Increased enrollment in the Supplemental Nutrition Assistance Program in Georgia contributed to the growth of grocery retailers at all levels from 2007 to 2014.
A new paper from UGA researchers used U.S. Department of Agriculture and Georgia Division of Family and Children Services data sets to track the increase in retailers accepting SNAP benefits during what is known as the Great Recession.
The publicly available data suggest that increased enrollment in the program improves access to food for SNAP beneficiaries by acting as an indirect subsidy to retailers.
The study, “Growth in SNAP Retailers was Associated with Increased Client Enrollment in Georgia During the Great Recession,” was published in the November issue of Health Affairs. The paper connects enrollment increases with the growth in the number of food retailers.
The researchers divided food stores into four categories: large, mid-size, small and specialty retailers. Between 2008 and 2011, the number of SNAP enrollees increased by 87 percent; between 2007 and 2014, the number of SNAP retailers in Georgia increased by 82 percent, primarily due to growth in the number of small retailers.
“In one of the roughest economic patches of the last 100 years, we see this huge boom in stores, which seems counterintuitive. During the recession, rather than closing their doors, we saw the number of SNAP retailers double,” said Jerry Shannon an assistant professor in the UGA Franklin College of Arts and Sciences geography department and lead author on the study. “I think that points to the fact that SNAP is very much an economic stimulus and that during times of economic hardship, stores rely on SNAP as much as consumers might. Especially for small stores, it can be a vital source of financial support.”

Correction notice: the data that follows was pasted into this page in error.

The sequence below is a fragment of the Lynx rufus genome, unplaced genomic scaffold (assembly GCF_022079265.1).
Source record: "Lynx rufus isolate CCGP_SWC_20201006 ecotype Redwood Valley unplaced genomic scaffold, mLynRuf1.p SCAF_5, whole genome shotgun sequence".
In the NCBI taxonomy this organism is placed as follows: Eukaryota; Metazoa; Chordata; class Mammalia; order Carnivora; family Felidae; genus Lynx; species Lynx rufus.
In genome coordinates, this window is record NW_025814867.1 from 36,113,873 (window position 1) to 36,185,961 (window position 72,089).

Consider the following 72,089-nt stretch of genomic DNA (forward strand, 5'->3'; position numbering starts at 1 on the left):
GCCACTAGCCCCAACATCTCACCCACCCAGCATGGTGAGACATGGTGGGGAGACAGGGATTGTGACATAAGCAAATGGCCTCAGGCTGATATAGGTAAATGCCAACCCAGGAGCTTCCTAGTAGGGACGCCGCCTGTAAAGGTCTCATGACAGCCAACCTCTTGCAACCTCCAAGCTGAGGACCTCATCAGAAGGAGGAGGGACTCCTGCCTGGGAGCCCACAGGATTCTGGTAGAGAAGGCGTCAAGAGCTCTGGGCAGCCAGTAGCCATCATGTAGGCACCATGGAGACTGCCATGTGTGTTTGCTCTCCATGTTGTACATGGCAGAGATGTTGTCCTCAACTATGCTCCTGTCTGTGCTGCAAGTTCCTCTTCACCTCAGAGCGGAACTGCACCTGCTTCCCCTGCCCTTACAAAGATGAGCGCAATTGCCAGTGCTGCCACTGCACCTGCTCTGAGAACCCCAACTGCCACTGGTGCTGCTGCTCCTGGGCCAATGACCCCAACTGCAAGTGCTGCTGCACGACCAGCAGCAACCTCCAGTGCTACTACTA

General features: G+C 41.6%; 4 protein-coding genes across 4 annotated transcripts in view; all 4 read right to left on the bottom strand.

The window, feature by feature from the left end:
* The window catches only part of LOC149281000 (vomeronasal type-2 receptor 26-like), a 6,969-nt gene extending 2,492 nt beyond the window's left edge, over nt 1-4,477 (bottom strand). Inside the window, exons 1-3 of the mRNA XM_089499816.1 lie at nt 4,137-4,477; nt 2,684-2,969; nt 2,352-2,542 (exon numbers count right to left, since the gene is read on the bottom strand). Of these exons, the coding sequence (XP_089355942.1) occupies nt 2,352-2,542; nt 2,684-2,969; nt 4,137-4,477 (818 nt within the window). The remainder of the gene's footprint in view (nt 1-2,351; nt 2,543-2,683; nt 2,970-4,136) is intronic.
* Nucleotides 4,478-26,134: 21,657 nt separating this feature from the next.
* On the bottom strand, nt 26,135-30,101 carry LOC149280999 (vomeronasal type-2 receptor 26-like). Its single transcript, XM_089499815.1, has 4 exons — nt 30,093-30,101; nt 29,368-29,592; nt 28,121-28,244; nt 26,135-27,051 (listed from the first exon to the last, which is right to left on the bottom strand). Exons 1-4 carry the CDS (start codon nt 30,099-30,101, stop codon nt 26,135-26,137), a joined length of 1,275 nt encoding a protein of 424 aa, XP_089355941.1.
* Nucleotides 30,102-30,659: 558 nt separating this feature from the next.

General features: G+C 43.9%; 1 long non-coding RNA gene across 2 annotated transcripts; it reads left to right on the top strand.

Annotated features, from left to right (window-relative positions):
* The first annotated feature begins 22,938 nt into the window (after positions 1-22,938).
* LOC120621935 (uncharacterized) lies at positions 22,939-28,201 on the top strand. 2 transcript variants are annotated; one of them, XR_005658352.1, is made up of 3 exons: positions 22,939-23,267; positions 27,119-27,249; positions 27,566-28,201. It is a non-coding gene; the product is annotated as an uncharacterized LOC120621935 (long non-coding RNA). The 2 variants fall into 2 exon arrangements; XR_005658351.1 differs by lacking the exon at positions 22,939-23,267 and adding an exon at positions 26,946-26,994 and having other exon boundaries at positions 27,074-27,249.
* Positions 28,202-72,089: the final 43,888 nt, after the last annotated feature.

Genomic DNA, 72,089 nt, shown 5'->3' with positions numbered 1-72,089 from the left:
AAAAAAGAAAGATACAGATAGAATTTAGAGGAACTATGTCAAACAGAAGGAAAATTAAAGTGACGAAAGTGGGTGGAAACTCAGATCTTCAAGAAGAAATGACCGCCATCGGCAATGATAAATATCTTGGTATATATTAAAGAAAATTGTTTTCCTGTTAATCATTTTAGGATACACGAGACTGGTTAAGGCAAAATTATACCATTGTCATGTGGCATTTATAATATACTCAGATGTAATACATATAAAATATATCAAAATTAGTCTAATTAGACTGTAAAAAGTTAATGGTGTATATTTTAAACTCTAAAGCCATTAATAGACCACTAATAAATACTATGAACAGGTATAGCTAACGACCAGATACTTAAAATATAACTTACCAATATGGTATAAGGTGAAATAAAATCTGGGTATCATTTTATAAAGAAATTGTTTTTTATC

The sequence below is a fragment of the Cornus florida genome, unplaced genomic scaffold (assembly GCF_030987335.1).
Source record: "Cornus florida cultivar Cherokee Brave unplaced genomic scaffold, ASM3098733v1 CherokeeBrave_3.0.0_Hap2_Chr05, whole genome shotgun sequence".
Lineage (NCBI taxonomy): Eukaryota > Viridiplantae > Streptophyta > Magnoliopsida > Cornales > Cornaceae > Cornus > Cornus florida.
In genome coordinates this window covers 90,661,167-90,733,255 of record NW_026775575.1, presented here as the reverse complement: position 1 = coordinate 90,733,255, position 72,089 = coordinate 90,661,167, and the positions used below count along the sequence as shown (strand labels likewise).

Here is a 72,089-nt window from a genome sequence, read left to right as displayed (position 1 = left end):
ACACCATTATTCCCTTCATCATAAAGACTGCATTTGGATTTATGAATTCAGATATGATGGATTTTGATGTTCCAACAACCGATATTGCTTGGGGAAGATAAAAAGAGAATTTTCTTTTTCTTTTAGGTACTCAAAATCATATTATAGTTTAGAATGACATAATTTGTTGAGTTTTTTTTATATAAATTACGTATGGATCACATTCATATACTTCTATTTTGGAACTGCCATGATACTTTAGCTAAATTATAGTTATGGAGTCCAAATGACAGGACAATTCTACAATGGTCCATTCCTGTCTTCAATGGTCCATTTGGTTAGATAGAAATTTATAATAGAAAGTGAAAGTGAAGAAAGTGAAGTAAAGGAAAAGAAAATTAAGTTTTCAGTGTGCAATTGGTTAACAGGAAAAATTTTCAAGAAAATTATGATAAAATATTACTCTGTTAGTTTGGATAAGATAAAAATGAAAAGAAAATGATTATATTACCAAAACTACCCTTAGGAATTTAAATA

The study differentiates how much of the growth was represented by the opening of new stores versus existing stores becoming authorized SNAP retailers.
“When we think about food deserts, or food accessibility, SNAP can help support stores, as it already does in low-income neighborhoods,” Shannon said. “But it also highlights the dependence of those stores on SNAP.”
Co-authors on the study are Sarah Shannon, an assistant professor in the sociology department in UGA’s Franklin College; Grace Bagwell Adams, an assistant professor in the health policy and management department in the UGA College of Public Health; and Jung Sun Lee, an associate professor in the foods and nutrition department in the UGA College of Family and Consumer Sciences.